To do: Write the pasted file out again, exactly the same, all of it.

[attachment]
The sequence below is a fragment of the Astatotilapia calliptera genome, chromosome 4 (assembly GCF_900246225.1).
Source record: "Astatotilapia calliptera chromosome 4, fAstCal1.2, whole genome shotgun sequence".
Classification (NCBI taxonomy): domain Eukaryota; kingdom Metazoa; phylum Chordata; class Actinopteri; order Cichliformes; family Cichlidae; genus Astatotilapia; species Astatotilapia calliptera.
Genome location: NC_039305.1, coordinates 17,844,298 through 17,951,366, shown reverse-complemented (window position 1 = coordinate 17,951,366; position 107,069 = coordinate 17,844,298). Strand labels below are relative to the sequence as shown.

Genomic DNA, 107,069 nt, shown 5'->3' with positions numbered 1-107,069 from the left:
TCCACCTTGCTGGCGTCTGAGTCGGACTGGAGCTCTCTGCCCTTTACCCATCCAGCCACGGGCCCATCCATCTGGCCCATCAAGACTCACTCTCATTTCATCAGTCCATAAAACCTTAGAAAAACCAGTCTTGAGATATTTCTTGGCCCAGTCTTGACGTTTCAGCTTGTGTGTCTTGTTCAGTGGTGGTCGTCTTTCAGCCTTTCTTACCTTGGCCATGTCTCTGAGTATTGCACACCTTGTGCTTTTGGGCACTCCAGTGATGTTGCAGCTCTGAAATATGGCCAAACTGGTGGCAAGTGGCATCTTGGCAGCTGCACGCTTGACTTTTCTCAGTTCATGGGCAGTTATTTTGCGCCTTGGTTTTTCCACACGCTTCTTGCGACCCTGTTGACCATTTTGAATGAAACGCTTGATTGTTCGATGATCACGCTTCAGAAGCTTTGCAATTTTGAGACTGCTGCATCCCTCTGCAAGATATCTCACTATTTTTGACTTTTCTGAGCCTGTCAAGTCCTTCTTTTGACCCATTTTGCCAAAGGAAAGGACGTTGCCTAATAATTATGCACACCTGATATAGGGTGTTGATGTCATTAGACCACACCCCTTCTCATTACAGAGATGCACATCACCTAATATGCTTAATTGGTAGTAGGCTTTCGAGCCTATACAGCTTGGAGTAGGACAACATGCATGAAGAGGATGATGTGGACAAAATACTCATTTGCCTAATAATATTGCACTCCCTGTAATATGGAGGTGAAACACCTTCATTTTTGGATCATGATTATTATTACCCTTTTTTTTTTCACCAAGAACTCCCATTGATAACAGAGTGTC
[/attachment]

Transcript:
The sequence below is a fragment of the Astatotilapia calliptera genome, chromosome 4 (assembly GCF_900246225.1).
Source record: "Astatotilapia calliptera chromosome 4, fAstCal1.2, whole genome shotgun sequence".
Classification (NCBI taxonomy): domain Eukaryota; kingdom Metazoa; phylum Chordata; class Actinopteri; order Cichliformes; family Cichlidae; genus Astatotilapia; species Astatotilapia calliptera.
Genome location: NC_039305.1, coordinates 17,844,298 through 17,951,366, shown reverse-complemented (window position 1 = coordinate 17,951,366; position 107,069 = coordinate 17,844,298). Strand labels below are relative to the sequence as shown.

Genomic DNA, 107,069 nt, shown 5'->3' with positions numbered 1-107,069 from the left:
TCCACCTTGCTGGCGTCTGAGTCGGACTGGAGCTCTCTGCCCTTTACCCATCCAGCCACGGGCCCATCCATCTGGCCCATCAAGACTCACTCTCATTTCATCAGTCCATAAAACCTTAGAAAAACCAGTCTTGAGATATTTCTTGGCCCAGTCTTGACGTTTCAGCTTGTGTGTCTTGTTCAGTGGTGGTCGTCTTTCAGCCTTTCTTACCTTGGCCATGTCTCTGAGTATTGCACACCTTGTGCTTTTGGGCACTCCAGTGATGTTGCAGCTCTGAAATATGGCCAAACTGGTGGCAAGTGGCATCTTGGCAGCTGCACGCTTGACTTTTCTCAGTTCATGGGCAGTTATTTTGCGCCTTGGTTTTTCCACACGCTTCTTGCGACCCTGTTGACCATTTTGAATGAAACGCTTGATTGTTCGATGATCACGCTTCAGAAGCTTTGCAATTTTGAGACTGCTGCATCCCTCTGCAAGATATCTCACTATTTTTGACTTTTCTGAGCCTGTCAAGTCCTTCTTTTGACCCATTTTGCCAAAGGAAAGGACGTTGCCTAATAATTATGCACACCTGATATAGGGTGTTGATGTCATTAGACCACACCCCTTCTCATTACAGAGATGCACATCACCTAATATGCTTAATTGGTAGTAGGCTTTCGAGCCTATACAGCTTGGAGTAGGACAACATGCATGAAGAGGATGATGTGGACAAAATACTCATTTGCCTAATAATATTGCACTCCCTGTAATATGGAGGTGAAACACCTTCATTTTTGGATCATGATTATTATTACCCTTTTTTTTTTCACCAAGAACTCCCATTGATAACAGAGTGTC